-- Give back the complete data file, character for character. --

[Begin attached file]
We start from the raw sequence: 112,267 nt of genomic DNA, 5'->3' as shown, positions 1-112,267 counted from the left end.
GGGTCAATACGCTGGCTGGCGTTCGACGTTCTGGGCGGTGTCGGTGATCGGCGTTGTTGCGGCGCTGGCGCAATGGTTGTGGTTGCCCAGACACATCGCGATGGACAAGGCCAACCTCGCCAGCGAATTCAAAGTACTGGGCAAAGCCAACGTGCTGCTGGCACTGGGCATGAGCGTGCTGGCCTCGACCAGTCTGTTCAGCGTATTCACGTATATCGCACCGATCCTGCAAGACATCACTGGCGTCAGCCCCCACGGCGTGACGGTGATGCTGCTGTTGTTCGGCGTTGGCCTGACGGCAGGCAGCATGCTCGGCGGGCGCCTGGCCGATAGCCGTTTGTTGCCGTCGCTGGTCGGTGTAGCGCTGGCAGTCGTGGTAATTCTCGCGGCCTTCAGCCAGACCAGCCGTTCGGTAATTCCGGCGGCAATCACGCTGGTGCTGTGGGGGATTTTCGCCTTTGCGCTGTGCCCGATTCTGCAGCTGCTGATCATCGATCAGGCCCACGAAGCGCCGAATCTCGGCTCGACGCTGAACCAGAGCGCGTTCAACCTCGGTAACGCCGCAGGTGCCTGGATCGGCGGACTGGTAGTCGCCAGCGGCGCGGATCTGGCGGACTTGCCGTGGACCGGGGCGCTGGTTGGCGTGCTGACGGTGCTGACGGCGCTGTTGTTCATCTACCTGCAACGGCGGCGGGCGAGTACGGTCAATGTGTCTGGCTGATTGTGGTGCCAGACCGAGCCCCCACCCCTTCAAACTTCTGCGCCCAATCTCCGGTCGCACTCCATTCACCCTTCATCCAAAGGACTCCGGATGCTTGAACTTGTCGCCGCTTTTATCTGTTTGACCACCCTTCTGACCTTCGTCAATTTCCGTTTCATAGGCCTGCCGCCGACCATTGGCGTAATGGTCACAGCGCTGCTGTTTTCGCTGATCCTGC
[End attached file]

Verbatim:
We start from the raw sequence: 112,267 nt of genomic DNA, 5'->3' as shown, positions 1-112,267 counted from the left end.
GGGTCAATACGCTGGCTGGCGTTCGACGTTCTGGGCGGTGTCGGTGATCGGCGTTGTTGCGGCGCTGGCGCAATGGTTGTGGTTGCCCAGACACATCGCGATGGACAAGGCCAACCTCGCCAGCGAATTCAAAGTACTGGGCAAAGCCAACGTGCTGCTGGCACTGGGCATGAGCGTGCTGGCCTCGACCAGTCTGTTCAGCGTATTCACGTATATCGCACCGATCCTGCAAGACATCACTGGCGTCAGCCCCCACGGCGTGACGGTGATGCTGCTGTTGTTCGGCGTTGGCCTGACGGCAGGCAGCATGCTCGGCGGGCGCCTGGCCGATAGCCGTTTGTTGCCGTCGCTGGTCGGTGTAGCGCTGGCAGTCGTGGTAATTCTCGCGGCCTTCAGCCAGACCAGCCGTTCGGTAATTCCGGCGGCAATCACGCTGGTGCTGTGGGGGATTTTCGCCTTTGCGCTGTGCCCGATTCTGCAGCTGCTGATCATCGATCAGGCCCACGAAGCGCCGAATCTCGGCTCGACGCTGAACCAGAGCGCGTTCAACCTCGGTAACGCCGCAGGTGCCTGGATCGGCGGACTGGTAGTCGCCAGCGGCGCGGATCTGGCGGACTTGCCGTGGACCGGGGCGCTGGTTGGCGTGCTGACGGTGCTGACGGCGCTGTTGTTCATCTACCTGCAACGGCGGCGGGCGAGTACGGTCAATGTGTCTGGCTGATTGTGGTGCCAGACCGAGCCCCCACCCCTTCAAACTTCTGCGCCCAATCTCCGGTCGCACTCCATTCACCCTTCATCCAAAGGACTCCGGATGCTTGAACTTGTCGCCGCTTTTATCTGTTTGACCACCCTTCTGACCTTCGTCAATTTCCGTTTCATAGGCCTGCCGCCGACCATTGGCGTAATGGTCACAGCGCTGCTGTTTTCGCTGATCCTGC